The media needs to be engaged in the debate. The environmentally aware media too often focuses on the symptoms of irresponsible investment rather than their causes. We can either spend trillions trying to adapt to the damage our investments are doing or start a real debate about the attempt to mitigate them at their first cause. Investment. The ratio of financial trades to real world trade is 26:1, yet most of the media debate takes place at the lowest level, real world trade and its impact. Newspapers and magazines that advocate living that is more responsible promote financial products that are profoundly irresponsible in their outcome.

The public generally, and investing public specifically, need to be shown the very simple connection between an investment and a real world outcome. Ideally, this outcome would be something local and immediate or least a national outcome. The more distant the outcome in time or geography, the grater the disinterest. An individual membership scheme that allowed ordinary investors to sign up to the principles would be a positive step to raise awareness and engagement. Many organisations make the mistake of separating the consumer and business world, when many consumers are investors and business leaders. The wealthiest consumers are often the biggest investors and most senior business leaders. Individual members can act as ambassadors and a crowd resource for UNPRI.

At the beginning of this series, we set out the logical argument, “It is irresponsible to cause harm to children. Corporation A causes harm to children. Corporation A is irresponsible.” It is possible to continue the logical argument that, “investing in Corporation A is irresponsible,” and “asset manager/owner B invests in Corporation A, therefore asset manager/owner B is irresponsible.” The caveat being that active ownership of Corporation A, where ESG changes are actively being made, would break down the logic.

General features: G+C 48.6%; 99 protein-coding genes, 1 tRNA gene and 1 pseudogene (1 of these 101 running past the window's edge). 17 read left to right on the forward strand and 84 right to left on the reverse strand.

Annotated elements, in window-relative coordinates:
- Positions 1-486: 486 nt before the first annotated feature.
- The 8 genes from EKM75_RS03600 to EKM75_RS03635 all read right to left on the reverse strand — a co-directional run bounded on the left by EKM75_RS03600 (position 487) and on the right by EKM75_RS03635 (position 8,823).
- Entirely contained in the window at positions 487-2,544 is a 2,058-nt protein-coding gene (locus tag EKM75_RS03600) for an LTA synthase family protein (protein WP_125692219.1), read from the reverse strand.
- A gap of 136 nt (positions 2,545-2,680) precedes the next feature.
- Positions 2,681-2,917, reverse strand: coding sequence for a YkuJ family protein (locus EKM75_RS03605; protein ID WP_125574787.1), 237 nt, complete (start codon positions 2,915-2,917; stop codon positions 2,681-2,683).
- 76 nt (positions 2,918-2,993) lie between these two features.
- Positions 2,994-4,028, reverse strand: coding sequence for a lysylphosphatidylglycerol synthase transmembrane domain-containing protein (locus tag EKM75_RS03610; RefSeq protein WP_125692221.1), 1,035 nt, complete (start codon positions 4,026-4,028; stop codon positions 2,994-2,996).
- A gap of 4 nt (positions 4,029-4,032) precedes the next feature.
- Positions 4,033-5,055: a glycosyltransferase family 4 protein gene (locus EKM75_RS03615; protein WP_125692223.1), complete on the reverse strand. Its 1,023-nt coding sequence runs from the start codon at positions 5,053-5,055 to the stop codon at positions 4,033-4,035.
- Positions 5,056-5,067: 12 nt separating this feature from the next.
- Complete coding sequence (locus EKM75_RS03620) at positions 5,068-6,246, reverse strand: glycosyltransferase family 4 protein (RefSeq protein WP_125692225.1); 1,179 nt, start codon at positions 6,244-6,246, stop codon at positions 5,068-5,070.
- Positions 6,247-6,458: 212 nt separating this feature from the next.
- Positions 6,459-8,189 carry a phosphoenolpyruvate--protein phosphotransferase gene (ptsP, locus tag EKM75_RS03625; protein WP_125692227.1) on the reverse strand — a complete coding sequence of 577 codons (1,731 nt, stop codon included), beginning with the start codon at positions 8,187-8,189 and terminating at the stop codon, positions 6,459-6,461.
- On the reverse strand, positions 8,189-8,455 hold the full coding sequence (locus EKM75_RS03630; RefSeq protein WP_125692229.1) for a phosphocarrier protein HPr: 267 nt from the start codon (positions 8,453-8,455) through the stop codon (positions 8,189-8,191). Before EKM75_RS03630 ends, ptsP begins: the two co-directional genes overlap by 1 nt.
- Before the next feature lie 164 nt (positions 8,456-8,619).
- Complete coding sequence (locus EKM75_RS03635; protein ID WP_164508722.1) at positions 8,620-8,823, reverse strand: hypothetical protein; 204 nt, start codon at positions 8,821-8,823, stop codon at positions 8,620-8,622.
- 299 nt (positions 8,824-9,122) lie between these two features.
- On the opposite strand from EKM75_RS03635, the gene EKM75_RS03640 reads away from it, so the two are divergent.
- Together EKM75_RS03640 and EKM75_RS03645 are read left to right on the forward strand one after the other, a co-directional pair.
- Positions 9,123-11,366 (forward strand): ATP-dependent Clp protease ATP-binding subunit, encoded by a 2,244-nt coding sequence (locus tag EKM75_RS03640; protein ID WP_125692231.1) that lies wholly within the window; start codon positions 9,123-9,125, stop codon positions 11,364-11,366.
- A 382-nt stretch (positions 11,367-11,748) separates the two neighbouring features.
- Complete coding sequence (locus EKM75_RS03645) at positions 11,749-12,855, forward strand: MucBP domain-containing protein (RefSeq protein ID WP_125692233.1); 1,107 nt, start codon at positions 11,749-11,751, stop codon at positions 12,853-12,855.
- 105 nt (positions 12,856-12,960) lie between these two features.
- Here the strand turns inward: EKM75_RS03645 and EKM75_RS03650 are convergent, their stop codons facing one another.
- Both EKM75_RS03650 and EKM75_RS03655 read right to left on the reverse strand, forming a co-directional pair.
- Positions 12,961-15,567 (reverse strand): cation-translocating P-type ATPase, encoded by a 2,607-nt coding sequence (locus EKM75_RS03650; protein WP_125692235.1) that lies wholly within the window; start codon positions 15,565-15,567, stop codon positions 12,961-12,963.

By replacing ‘harm children’ with the most grievous ESG issues and identifying those companies that act irresponsibly, and who owns stakes in them, we might just allow people to make the connection between their investment and real world outcomes. Again maybe this is a role that others in the media need to play, more regularly.

Simple really.

Six years a brilliant global statesman, Kofi Annan, established UNPRI. We have a framework that has hundreds of signatories representing trillions of pounds worth of investment. The principles are necessarily aspirational and voluntary to encourage the widest participation and engagement. That is just the beginning. The next six years represent an exciting new chapter for UNPRI. The opportunity exists to create a rapidly-growing and inclusive rather than exclusive movement that informs and educates as wide an audience as possible of the possibilities of responsible investment.

Before it is too late.

You can read UNPRI’s annual report here.

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Simon Leadbetter is the founder and publisher of Blue & Green Tomorrow. He has held senior roles at Northcliffe, The Daily Telegraph, Santander, Barclaycard, AXA, Prudential and Fidelity. In 2004, he founded a marketing agency that worked amongst others with The Guardian, Vodafone, E.On and Liverpool Victoria. He sold this agency in 2006 and as Chief Marketing Officer for two VC-backed start-ups launched the online platform Cleantech Intelligence (which underpinned the The Guardian’s Cleantech 100) and StrategyEye Cleantech. Most recently, he was Marketing Director of Emap, the UK’s largest B2B publisher, and the founder of Blue & Green Communications Limited.